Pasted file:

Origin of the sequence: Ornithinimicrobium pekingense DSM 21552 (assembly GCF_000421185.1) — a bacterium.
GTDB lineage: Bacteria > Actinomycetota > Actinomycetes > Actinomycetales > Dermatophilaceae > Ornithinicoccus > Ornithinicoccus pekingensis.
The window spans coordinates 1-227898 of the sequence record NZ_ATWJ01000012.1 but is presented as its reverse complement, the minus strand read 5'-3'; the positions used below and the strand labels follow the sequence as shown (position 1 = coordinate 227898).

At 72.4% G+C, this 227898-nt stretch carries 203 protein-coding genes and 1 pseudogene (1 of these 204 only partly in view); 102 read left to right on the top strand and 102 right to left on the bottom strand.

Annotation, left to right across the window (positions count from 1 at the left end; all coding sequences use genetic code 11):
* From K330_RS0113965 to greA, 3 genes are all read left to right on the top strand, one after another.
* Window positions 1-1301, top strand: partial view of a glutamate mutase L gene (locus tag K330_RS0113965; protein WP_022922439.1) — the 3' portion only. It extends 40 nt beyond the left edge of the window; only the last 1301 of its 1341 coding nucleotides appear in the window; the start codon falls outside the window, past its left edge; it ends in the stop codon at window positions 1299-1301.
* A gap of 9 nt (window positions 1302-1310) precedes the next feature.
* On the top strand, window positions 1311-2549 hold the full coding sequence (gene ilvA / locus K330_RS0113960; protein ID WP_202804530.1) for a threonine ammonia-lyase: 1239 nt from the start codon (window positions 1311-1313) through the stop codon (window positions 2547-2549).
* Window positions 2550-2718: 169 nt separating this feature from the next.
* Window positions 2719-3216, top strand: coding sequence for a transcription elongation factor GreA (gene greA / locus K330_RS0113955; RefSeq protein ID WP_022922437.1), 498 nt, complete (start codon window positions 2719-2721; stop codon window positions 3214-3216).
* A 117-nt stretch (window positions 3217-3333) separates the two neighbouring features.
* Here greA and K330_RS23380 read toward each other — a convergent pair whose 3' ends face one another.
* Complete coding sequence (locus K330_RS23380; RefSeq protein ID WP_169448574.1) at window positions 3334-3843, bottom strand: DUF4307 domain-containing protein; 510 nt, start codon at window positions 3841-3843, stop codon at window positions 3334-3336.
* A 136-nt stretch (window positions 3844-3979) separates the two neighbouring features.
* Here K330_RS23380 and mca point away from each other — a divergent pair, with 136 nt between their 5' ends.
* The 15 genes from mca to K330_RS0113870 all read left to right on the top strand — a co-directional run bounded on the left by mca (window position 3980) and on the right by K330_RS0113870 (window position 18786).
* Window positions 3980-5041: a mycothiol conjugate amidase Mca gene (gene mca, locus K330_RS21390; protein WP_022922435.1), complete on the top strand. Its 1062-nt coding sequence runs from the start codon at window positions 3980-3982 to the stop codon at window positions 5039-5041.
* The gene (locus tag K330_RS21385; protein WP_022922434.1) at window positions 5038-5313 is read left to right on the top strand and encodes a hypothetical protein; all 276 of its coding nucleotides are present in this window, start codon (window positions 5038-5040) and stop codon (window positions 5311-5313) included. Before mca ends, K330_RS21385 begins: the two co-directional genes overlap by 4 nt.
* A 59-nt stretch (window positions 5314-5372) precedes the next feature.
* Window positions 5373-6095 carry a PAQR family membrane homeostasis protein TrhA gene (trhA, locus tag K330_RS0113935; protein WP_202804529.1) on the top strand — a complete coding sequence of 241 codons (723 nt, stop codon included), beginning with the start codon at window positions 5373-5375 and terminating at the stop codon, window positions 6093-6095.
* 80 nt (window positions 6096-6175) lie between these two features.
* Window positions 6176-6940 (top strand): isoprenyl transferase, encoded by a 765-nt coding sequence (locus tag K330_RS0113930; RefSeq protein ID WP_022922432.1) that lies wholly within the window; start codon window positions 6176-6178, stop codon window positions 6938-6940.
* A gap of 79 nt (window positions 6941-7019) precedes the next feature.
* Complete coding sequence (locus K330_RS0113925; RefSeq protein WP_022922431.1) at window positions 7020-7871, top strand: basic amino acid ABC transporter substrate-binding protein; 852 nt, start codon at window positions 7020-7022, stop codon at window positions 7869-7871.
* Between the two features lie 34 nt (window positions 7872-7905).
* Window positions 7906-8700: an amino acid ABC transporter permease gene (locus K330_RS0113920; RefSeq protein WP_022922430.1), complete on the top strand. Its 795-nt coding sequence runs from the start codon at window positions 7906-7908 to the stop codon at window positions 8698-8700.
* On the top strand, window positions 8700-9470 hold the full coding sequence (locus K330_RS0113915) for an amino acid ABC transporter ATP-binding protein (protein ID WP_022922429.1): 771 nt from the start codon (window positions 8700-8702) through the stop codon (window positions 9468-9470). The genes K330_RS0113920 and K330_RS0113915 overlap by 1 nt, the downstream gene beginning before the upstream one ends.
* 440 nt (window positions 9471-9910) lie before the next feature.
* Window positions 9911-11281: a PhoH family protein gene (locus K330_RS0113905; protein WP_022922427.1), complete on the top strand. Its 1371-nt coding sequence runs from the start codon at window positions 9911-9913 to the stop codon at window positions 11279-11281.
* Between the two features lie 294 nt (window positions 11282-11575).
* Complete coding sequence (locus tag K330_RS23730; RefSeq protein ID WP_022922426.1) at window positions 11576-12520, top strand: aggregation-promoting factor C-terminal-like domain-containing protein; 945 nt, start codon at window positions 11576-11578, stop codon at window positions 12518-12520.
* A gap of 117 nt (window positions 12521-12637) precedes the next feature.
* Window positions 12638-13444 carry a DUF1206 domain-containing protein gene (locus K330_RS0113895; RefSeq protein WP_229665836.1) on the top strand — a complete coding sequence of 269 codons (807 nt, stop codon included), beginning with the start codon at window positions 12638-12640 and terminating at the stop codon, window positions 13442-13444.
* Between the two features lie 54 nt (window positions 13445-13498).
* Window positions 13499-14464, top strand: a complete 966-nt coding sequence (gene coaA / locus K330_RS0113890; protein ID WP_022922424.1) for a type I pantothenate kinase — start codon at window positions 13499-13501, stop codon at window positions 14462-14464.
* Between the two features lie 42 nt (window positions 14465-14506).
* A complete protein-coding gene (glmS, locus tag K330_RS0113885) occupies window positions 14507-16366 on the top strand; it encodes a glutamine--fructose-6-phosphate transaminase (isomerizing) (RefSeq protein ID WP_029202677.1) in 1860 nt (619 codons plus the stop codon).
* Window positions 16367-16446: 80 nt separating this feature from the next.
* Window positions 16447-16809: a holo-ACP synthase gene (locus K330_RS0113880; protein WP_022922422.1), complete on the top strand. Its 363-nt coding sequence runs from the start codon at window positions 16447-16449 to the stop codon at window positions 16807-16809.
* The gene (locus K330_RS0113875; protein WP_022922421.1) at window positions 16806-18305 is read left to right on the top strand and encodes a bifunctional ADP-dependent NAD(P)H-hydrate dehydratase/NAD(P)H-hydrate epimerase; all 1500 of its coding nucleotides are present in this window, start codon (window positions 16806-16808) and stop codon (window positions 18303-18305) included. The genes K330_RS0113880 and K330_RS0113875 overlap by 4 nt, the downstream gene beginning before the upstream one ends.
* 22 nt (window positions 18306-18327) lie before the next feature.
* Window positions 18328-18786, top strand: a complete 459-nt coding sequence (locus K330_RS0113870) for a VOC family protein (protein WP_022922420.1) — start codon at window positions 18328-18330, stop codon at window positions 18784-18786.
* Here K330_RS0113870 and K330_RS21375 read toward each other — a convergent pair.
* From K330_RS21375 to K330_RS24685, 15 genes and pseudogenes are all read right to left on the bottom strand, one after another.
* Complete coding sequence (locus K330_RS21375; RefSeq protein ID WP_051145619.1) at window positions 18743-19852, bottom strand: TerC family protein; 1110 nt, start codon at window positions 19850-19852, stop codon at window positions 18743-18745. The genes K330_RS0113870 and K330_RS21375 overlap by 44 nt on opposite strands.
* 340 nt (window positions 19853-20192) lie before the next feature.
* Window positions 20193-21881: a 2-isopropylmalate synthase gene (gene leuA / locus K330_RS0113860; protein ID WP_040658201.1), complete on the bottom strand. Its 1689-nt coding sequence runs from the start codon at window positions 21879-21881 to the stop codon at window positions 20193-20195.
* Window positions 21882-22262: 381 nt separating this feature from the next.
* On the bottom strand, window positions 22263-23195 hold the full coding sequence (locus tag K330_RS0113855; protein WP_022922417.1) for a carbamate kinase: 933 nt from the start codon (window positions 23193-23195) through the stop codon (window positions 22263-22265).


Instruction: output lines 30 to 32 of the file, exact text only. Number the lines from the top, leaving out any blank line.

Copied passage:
* Window positions 9911-11281: a PhoH family protein gene (locus K330_RS0113905; protein WP_022922427.1), complete on the top strand. Its 1371-nt coding sequence runs from the start codon at window positions 9911-9913 to the stop codon at window positions 11279-11281.
* Between the two features lie 294 nt (window positions 11282-11575).
* Complete coding sequence (locus tag K330_RS23730; RefSeq protein ID WP_022922426.1) at window positions 11576-12520, top strand: aggregation-promoting factor C-terminal-like domain-containing protein; 945 nt, start codon at window positions 11576-11578, stop codon at window positions 12518-12520.